10 rarely seen photos from the Spanish-American War - We Are The Mighty
MIGHTY HISTORY

10 rarely seen photos from the Spanish-American War

The Spanish-American War started after the USS Maine suddenly exploded in Havana Harbor in February 1898, an incident that was later found to be caused by faulty ship design but was blamed, at the time, on a Spanish mine. The resulting war was focused on Cuba, but the growing American military contested Spain across its empire, resulting in combat from the Atlantic to Pacific.


Here are 10 photos from the conflict:

10 rarely seen photos from the Spanish-American War

(U.S. Army Heritage Education Center)

10 rarely seen photos from the Spanish-American War

(U.S. Army Heritage Education Center)

10 rarely seen photos from the Spanish-American War

(U.S. Army Heritage Education Center)

10 rarely seen photos from the Spanish-American War

(U.S. Army Signal Corps)

10 rarely seen photos from the Spanish-American War

(U.S. Army Heritage Education Center)

10 rarely seen photos from the Spanish-American War

(U.S. Army Heritage Education Center)

10 rarely seen photos from the Spanish-American War

(U.S. Army Heritage Education Center)

10 rarely seen photos from the Spanish-American War

(U.S. Army Heritage Education Center)

10 rarely seen photos from the Spanish-American War

(U.S. Army Heritage Education Center)

10 rarely seen photos from the Spanish-American War

(U.S. Army Heritage Education Center)

MIGHTY TACTICAL

Boeing T-X first official EMD flight test was ‘superb’

On July 1, 2019, Boeing announced that T-X aircraft N381TX flew the first official Engineering and Manufacturing Development (EMD) flight test from Boeing’s St Louis plant in Missouri. Boeing did not disclose further details about this flight although the Chief T-X Test Pilot, Steve ‘Bull’ Schmidt, said: “She flew just superb. First EMD test points went off without a hitch”.


The aircraft is one of the two company-funded prototypes built for the Air Force T-X Advanced Pilot Training program and modified into the EMD design after the first flight test campaign. The two aircraft performed 72 test flights between December 2016 and December 2018, gathering data ahead of the EMD testing. During the last months, Boeing and Saab (rear fuselage supplier for T-X) modified the prototypes with ACES 5 ejection seat, an updated On-Board Oxygen Generation System (OBOGS) and other minor changes. Boeing is counting on completing the critical design review of the final EMD configuration by the end of 2019.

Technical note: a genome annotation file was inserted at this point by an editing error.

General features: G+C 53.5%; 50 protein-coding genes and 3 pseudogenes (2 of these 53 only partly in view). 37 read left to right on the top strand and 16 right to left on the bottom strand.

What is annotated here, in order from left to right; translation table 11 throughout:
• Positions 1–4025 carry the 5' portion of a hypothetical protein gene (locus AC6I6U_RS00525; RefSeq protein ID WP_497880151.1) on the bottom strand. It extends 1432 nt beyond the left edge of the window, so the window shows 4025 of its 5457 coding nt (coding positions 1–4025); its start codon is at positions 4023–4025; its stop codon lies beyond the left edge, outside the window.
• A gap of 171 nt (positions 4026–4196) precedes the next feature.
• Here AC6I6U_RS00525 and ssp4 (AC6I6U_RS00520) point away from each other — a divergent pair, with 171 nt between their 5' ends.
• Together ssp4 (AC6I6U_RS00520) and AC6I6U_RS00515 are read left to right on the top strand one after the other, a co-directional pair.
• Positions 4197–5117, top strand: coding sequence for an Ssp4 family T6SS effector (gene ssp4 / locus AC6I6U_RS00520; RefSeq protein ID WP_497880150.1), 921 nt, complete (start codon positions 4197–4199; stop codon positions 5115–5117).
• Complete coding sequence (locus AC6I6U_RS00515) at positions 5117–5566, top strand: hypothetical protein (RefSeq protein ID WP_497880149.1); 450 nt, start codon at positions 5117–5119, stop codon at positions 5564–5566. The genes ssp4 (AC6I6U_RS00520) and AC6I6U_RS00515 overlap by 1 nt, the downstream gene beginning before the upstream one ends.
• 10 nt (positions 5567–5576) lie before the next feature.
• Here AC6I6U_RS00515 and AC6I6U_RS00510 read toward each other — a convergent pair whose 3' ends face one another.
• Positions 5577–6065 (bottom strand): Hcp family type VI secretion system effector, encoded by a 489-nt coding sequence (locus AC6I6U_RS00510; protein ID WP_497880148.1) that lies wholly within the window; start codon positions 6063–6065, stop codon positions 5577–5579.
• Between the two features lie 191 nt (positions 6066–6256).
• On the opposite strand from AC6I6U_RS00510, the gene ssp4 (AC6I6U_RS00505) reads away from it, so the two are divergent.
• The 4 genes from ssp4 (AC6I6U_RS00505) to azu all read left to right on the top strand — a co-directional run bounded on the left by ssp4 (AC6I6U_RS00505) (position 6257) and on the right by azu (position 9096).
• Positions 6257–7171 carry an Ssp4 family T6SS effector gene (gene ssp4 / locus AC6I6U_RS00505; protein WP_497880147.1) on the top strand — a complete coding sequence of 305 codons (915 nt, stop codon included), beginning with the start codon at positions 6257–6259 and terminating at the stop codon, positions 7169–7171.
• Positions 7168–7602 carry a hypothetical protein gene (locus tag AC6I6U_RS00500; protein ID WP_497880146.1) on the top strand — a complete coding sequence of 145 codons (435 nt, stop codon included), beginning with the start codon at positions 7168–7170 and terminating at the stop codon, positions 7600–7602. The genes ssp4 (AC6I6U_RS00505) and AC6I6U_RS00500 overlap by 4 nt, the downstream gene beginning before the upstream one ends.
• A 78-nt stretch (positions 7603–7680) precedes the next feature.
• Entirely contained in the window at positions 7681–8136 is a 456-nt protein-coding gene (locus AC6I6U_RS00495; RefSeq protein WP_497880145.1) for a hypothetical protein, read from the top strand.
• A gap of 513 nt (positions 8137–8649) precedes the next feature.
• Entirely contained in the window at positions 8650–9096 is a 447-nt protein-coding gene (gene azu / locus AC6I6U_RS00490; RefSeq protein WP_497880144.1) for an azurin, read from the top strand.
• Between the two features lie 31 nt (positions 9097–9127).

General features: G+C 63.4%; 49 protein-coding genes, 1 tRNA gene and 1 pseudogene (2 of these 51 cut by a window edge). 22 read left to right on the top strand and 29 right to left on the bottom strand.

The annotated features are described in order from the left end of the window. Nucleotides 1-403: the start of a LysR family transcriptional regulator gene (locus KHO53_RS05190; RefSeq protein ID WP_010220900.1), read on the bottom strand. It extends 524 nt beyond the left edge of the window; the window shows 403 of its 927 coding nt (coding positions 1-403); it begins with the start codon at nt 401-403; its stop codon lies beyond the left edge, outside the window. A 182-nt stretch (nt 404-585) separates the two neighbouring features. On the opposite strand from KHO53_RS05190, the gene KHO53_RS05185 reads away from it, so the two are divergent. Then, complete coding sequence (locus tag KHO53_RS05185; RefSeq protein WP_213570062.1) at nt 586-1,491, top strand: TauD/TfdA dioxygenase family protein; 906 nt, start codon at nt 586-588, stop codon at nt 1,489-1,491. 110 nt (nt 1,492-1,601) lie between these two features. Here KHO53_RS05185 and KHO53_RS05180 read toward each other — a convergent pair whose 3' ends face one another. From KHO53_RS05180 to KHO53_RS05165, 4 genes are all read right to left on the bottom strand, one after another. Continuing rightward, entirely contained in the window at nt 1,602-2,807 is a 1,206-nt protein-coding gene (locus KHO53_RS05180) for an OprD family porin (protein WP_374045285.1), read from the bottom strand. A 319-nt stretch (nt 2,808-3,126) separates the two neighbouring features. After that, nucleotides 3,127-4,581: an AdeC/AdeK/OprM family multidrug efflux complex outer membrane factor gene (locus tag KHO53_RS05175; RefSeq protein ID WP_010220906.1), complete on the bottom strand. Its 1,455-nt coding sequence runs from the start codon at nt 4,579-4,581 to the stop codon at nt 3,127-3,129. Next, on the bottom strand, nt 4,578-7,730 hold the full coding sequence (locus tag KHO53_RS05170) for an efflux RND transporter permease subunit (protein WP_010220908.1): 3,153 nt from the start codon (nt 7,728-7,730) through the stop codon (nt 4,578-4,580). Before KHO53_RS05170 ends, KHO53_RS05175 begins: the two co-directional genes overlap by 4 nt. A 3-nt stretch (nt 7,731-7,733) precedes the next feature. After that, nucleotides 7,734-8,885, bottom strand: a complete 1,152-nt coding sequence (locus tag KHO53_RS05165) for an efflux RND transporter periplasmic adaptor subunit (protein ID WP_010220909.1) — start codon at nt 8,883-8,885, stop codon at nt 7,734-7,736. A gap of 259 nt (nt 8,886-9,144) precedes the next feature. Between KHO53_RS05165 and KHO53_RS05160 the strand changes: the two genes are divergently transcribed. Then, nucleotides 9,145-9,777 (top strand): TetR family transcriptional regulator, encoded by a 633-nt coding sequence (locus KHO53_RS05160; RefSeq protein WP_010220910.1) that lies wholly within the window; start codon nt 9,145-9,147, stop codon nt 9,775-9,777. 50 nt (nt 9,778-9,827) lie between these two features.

10 rarely seen photos from the Spanish-American War

The two T-X prototypes in formation during a flight test.

(Boeing)


The U.S. Air Force awarded the $ 9.2 billion T-X contract to Boeing and Saab in September 2018 for 350 trainer aircraft, 46 ground-based training systems and related ground equipment, with other 125 aircraft on option.

The first five aircraft and seven simulators will be delivered to Joint Base San Antonio-Randolph (Texas) in 2023, with Initial Operational Capability (IOC) planned by the end of 2024 and Full Operational Capability (FOC) planned by 2034. The T-X trainer is due to replace the Northrop T-38 Talon, the world’s first supersonic and most produced jet trainer, that has been in service for over 50 years.

Boeing T-X Begins EMD Flight Tests

www.youtube.com

The new aircraft is powered by a single General Electric Aviation F404 engine (the same engine used by the Saab Gripen C/D and legacy F/A-18) and has a design similar to the F/A-18, with leading-edge root extensions (LERX) and twin tails that can provide high performance training for pilots that will fly US front-line fighters. The cockpit features a touchscreen large-area display (LAD), digital Up-Front Controller (UFC) and standby instruments, Hands On Throttle And Stick (HOTAS) controls and a low profile Head-Up Display (HUD), much like the F-35 cockpit or the proposed cockpits for Boeing’s F/A-18E/F Block III and F-15X and Saab’s Gripen E.

This article originally appeared on The Aviationist. Follow @theaviationist on Twitter.

MIGHTY MOVIES

7 common movie tropes that rely on military stupidity

Meathead generals just can’t understand what the brilliant scientist is trying to explain. Soldiers can’t get the job done without the help of the brilliant criminal. The only strategy the military knows how to use is a carpet-bombing campaign.